Monday, January 19, 2009


In the US this day we honor Martin Luther King, Jr., assassinated a bit more than four decades ago. He was in Memphis at the time to support striking sanitation workers. The evening before his death he told them: "We’ve got to give ourselves to this struggle until the end. Nothing would be more tragic than to stop at this point in Memphis. We’ve got to see it through." Months later most of the strikers demands were met. AFSCME, the public employee's union, which eventually won the right to represent the strikers, has a web page giving a chronology of the strike. There are many photos of the strike on Google Image Search.

This photo comes a blog called Lynnertic. The author says: "Martin Luther King, Jr. died 40 years ago as he helped black sanitation workers in Memphis strike for fair wages, fair working conditions, dignity and human rights. The signs reading I am a Man became an iconic symbol of the cause for which Dr. King and many others died. The photograph was taken by Ernest Withers, a civil rights photographer who passed away in 2007."

{Click image to view full size. Source: These are the Best of Men}
Out of the huts of history's shame - I rise
Up from a past that's rooted in pain - I rise
I'm a black ocean, leaping and wide,
Welling and swelling I bear in the tide.

Leaving behind nights of terror and fear - I rise
Into a daybreak that's wondrously clear - I rise
Bringing the gifts that my ancestors gave,
I am the dream and the hope of the slave.
I rise
I rise
I rise.

- This is the conclusion of the Maya Angelou poem Still I Rise
LC's Prints and Photos Division has a set of photos from a much earlier garbage strike, one that took place in New York City in November 1911. The strikes had little in common. The one for the dignity of man, the other for better working conditions; the one in an environment of obdurate racial hostility, the other in a city that was generally disposed to support the rights of labor; the one confronting a reactionary mayor, the other a determined but reformist one. Looking back from our vantage point here in early 2009 the principles at stake in Memphis are clear, those in New York ambiguous.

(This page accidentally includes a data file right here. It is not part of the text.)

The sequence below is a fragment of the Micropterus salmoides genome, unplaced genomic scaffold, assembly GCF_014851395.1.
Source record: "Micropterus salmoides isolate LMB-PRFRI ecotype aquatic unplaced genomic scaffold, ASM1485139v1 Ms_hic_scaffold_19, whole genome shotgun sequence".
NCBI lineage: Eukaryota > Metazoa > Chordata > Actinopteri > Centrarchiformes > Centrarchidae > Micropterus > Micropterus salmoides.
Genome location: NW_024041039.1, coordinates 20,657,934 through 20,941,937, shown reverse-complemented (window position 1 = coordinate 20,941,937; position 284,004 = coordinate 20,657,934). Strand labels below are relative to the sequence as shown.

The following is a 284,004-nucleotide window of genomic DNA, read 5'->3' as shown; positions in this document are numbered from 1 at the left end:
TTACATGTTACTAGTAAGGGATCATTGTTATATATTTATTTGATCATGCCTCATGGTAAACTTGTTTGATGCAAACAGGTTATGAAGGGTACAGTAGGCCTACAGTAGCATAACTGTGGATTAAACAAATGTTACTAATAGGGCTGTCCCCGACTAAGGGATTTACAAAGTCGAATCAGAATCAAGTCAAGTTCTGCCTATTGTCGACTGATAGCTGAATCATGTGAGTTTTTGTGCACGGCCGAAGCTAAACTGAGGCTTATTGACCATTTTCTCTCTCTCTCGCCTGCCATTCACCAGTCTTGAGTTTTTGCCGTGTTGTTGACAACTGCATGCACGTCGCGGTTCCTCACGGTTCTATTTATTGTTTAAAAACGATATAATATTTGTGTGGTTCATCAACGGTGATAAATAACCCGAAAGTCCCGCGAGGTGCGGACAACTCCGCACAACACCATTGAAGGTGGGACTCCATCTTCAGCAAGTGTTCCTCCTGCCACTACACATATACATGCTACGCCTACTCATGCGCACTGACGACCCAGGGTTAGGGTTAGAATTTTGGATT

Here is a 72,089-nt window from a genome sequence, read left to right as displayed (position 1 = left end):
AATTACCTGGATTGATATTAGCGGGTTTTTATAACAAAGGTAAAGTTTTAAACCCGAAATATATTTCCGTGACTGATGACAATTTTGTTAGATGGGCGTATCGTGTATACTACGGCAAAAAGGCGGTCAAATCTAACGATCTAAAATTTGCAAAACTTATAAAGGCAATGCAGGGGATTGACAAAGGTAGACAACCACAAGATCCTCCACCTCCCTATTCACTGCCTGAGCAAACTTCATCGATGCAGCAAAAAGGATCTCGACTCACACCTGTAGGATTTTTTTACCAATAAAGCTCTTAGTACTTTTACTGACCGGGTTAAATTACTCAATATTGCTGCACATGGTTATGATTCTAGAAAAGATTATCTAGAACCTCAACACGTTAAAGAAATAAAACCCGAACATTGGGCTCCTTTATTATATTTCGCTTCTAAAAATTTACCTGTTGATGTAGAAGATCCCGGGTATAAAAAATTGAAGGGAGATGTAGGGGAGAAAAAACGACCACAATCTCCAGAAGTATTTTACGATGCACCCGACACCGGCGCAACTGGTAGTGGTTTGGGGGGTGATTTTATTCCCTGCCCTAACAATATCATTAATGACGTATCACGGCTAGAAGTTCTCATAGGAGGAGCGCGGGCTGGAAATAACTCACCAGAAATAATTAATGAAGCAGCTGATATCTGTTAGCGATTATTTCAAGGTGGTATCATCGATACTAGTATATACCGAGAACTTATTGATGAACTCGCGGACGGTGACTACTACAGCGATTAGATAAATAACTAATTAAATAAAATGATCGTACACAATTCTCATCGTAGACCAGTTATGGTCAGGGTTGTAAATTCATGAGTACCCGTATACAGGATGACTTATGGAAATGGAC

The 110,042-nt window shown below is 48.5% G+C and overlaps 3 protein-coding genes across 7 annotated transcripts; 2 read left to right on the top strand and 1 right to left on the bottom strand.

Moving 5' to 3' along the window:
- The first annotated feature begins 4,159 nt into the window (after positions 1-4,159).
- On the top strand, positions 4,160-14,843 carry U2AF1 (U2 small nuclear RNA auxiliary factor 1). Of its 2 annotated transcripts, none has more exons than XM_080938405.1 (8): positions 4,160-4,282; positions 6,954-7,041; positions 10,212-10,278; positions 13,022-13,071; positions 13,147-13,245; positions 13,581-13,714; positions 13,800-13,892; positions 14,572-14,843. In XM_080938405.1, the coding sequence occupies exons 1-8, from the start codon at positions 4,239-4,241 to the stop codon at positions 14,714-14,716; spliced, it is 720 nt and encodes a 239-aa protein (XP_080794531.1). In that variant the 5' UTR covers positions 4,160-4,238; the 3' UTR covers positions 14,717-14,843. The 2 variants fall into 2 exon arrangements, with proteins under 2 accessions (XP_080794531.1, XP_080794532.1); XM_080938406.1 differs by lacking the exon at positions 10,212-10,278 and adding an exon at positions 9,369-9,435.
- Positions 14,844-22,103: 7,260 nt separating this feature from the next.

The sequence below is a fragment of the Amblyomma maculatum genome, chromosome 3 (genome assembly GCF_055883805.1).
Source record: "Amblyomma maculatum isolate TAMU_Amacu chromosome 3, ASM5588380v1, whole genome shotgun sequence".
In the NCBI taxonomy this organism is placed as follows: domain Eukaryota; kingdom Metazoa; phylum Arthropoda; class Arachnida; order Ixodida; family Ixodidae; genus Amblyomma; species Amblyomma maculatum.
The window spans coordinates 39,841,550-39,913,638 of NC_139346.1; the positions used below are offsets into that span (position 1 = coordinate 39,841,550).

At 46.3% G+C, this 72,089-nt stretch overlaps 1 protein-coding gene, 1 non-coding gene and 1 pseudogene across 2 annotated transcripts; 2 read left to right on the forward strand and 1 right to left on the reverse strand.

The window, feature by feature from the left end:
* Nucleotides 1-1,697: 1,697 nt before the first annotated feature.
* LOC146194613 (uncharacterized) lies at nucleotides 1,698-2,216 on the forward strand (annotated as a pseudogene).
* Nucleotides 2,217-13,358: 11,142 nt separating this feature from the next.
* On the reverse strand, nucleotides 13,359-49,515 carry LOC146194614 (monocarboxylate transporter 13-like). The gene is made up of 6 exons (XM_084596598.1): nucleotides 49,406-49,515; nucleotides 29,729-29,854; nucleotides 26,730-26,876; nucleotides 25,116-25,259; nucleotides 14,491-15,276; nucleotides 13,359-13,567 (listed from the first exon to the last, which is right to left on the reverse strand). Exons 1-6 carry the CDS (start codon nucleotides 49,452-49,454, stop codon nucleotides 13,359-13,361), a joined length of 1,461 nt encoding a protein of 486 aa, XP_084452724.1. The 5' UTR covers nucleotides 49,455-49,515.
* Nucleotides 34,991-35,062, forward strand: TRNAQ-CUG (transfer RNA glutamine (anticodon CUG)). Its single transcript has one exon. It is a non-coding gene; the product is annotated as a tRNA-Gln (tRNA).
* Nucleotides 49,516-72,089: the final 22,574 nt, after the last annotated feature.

If parallelisms are weak, the LC photos are nonetheless interesting.

An article in the New York Times gives some background. The men demanded that they be able to work during daylight hours, mainly for reasons of safety, and the Sanitation Department, which employed them, refused to grant this demand. A snide letter to the editor gives one person's reaction:
The reason for the cleaners' strike
Is plain to one who's smart;
Like most of us they want to choose
Their hours a la carte.
The city hired strikebreakers and the work stoppage was soon brought to an end. Times letter writers saw the conflict as a test of power between the Teamsters Union and city government. Some supported the union and some supported government, but most simply wanted their ashes collected and the streets cleared of accumulating trash.

LC's photos are from its Bain News Service collection. The garbage trucks of the day consisted of one man, one horse, one cart. The city operated more than 20,000 of them. I appreciate the dignity of the horses shown in the photos: alert, patient, and strong. The images seem to show a police force intent on preserving order without taking sides. In them the faces of strikebreakers show a lack of confidence, maybe just nervousness, maybe fear. The faces of the crowds in the street show everything from anger, to interest in the spectacle unfolding before them, to the well-known New Yorker's seen-it-all aloofness.

{Click image to view full size. It was taken early November 1911. As the caption says, strikebreakers were given $5 a day. It doesn't sound like much, but -- at least by this set of calculations -- it was. Although the men on strike worked solo, the strikebreakers appear to have preferred working in pairs.}

{Click image to view full size. This detail shows the horses more clearly.}

{Click image to view full size. In this further detail I like the faces on man and boy, the outfit that the boy is wearing, and the obvious power latent in the observant horse.}

{Click image to view full size. Taken November 13, 1911.}

{Mounted policeman keeping order}

{Click image to view full size. Policeman protecting garbage carts}

{Click image to view full size. Strikebreakers}

{Click image to view full size. Garbage carts protected by police}

{Click image to view full size. Garbage wagon stoned - driver is inside}

{Click image to view full size. Cart being stoned; driver is hiding inside}

{Click image to view full size. Carts protected by police}

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